MONTREAL, 3 Dec. 2013. Aircraft in-service costs exceed acquisition costs, constituting roughly 70 percent of the overall costs, says Marc-Andre Duranceau, vice president of aerostructures and aircraft service at L-3 Communications MAS in Mirabel, Quebec. Maintenance, repair, and overhaul (MRO) is an underserved market, which creates both challenges and opportunities as organizations look to extend the life cycle of aircraft, Duranceau adds.
“It is an unprecedented and interesting time,” says Amy L. Gowder, vice president of Kelly Aviation Center, a Lockheed Martin company offering MRO services. “We’re seeing record numbers of backlogs in terms of Airbus and Boeing aircraft; the age of aircraft are much younger.” In MRO, we have to innovate and think about how to better services operators, lessors, and so on, she says.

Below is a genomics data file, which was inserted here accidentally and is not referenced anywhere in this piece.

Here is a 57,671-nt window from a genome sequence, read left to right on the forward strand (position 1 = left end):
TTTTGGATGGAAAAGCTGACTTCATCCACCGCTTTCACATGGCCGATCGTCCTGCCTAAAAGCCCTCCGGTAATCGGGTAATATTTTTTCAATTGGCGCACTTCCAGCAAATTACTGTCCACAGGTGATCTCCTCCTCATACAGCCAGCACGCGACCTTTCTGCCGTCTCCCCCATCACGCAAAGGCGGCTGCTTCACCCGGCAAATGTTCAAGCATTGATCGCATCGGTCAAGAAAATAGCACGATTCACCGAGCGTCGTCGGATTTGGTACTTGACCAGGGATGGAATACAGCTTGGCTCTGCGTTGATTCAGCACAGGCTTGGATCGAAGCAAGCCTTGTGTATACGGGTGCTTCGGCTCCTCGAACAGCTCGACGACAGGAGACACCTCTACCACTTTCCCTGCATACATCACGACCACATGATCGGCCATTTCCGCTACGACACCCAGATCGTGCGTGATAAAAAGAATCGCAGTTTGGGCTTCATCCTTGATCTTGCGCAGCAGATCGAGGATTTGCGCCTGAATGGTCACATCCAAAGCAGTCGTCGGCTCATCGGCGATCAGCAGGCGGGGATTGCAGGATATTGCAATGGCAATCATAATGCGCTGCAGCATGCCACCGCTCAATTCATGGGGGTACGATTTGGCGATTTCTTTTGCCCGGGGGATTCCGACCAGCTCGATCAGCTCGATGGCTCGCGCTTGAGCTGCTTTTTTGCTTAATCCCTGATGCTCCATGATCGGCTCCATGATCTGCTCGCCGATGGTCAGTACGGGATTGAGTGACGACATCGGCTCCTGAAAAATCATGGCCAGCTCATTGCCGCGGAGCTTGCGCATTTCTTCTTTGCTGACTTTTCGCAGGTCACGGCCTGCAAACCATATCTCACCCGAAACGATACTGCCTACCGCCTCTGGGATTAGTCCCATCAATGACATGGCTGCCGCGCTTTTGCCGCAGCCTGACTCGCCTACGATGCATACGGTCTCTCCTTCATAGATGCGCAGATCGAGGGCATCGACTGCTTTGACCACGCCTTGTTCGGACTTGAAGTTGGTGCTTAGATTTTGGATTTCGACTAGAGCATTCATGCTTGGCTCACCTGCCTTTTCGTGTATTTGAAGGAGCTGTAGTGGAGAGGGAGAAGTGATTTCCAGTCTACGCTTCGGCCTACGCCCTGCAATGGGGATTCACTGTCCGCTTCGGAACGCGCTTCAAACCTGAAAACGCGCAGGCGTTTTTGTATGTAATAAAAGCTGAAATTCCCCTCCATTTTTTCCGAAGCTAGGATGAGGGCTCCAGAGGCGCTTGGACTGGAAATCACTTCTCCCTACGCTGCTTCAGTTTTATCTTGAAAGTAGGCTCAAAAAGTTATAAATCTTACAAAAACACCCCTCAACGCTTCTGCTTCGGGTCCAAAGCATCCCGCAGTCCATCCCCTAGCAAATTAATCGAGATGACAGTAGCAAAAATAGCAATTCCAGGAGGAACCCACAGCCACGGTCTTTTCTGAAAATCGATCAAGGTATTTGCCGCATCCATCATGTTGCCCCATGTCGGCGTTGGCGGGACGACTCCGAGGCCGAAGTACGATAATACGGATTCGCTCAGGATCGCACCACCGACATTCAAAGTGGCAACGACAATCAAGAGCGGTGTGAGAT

“The business models of aircraft operators are changing,” Gowder adds. “It’s no longer okay to say the engine is coming in and I want it completely overhauled; we have to tailor solutions and innovate around tight turn times. For example, they may require a leased engine to do a longer-term, customized repair. It’s no longer about offering three options—chocolate, vanilla, or strawberry—it’s now about creating a custom solution.”
Coping with obsolescence requires design expertise and to find alternative sources of supply, affirms Allan Pennycuick, director of engineering and quality at AJW Technique in Saint-Laurent, Quebec. Overcoming obsolescence issues requires partnerships, as well as knowledge and experience to weigh available options. For example, “can we harvest aircraft that we’ve torn down and use those components?” notes Pennycuick. You have to balance the level of work required, reliability and affordability of parts, etc., he says.
Gowder recommends weighing the benefit of long-term service contracts in such a dynamic market.